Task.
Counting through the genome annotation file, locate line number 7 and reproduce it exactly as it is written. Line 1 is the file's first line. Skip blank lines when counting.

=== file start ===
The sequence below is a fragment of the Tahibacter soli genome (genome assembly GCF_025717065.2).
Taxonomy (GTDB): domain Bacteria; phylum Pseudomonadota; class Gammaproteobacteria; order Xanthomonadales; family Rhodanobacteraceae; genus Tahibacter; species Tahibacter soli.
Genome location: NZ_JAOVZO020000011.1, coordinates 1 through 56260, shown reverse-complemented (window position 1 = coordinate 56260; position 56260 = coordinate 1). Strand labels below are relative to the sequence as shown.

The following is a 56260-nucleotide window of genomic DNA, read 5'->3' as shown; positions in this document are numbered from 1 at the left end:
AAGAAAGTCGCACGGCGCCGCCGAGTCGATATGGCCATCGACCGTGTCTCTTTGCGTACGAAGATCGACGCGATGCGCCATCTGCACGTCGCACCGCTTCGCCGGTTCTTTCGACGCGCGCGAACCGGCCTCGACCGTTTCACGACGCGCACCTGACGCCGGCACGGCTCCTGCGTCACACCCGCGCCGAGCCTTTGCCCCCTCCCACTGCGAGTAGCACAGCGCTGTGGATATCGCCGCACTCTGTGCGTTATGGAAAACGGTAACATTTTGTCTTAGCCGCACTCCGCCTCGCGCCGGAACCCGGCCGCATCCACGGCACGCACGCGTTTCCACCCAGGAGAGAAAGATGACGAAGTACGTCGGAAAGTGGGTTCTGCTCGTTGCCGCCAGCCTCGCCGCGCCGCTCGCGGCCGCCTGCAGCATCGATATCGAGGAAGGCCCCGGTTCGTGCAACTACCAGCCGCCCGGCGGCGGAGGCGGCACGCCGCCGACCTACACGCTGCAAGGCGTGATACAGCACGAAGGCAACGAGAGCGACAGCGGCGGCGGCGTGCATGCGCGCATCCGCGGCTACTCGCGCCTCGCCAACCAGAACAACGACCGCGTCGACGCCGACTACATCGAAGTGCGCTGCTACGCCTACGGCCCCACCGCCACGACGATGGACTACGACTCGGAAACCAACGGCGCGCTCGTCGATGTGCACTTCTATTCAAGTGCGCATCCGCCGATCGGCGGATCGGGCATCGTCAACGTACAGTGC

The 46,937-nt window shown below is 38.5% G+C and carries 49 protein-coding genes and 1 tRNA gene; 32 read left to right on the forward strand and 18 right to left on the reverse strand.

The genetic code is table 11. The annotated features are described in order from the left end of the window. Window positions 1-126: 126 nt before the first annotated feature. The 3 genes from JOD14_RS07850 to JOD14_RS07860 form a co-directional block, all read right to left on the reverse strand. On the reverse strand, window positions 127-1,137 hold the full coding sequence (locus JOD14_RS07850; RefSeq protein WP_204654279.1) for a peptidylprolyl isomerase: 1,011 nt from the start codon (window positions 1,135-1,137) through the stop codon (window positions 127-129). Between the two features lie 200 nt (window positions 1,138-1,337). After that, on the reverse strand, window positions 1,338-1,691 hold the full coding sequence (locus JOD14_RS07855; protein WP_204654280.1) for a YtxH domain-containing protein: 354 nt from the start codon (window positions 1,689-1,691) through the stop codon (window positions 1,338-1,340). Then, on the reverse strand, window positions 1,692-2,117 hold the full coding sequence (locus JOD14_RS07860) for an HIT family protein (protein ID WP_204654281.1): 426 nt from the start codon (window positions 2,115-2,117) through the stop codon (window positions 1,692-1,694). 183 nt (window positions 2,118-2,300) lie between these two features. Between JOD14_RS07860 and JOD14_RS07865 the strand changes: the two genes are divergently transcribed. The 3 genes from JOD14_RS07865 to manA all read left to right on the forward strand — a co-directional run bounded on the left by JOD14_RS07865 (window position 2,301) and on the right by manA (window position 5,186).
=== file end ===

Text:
The genetic code is table 11. The annotated features are described in order from the left end of the window. Window positions 1-126: 126 nt before the first annotated feature. The 3 genes from JOD14_RS07850 to JOD14_RS07860 form a co-directional block, all read right to left on the reverse strand. On the reverse strand, window positions 127-1,137 hold the full coding sequence (locus JOD14_RS07850; RefSeq protein WP_204654279.1) for a peptidylprolyl isomerase: 1,011 nt from the start codon (window positions 1,135-1,137) through the stop codon (window positions 127-129). Between the two features lie 200 nt (window positions 1,138-1,337). After that, on the reverse strand, window positions 1,338-1,691 hold the full coding sequence (locus JOD14_RS07855; protein WP_204654280.1) for a YtxH domain-containing protein: 354 nt from the start codon (window positions 1,689-1,691) through the stop codon (window positions 1,338-1,340). Then, on the reverse strand, window positions 1,692-2,117 hold the full coding sequence (locus JOD14_RS07860) for an HIT family protein (protein ID WP_204654281.1): 426 nt from the start codon (window positions 2,115-2,117) through the stop codon (window positions 1,692-1,694). 183 nt (window positions 2,118-2,300) lie between these two features. Between JOD14_RS07860 and JOD14_RS07865 the strand changes: the two genes are divergently transcribed. The 3 genes from JOD14_RS07865 to manA all read left to right on the forward strand — a co-directional run bounded on the left by JOD14_RS07865 (window position 2,301) and on the right by manA (window position 5,186).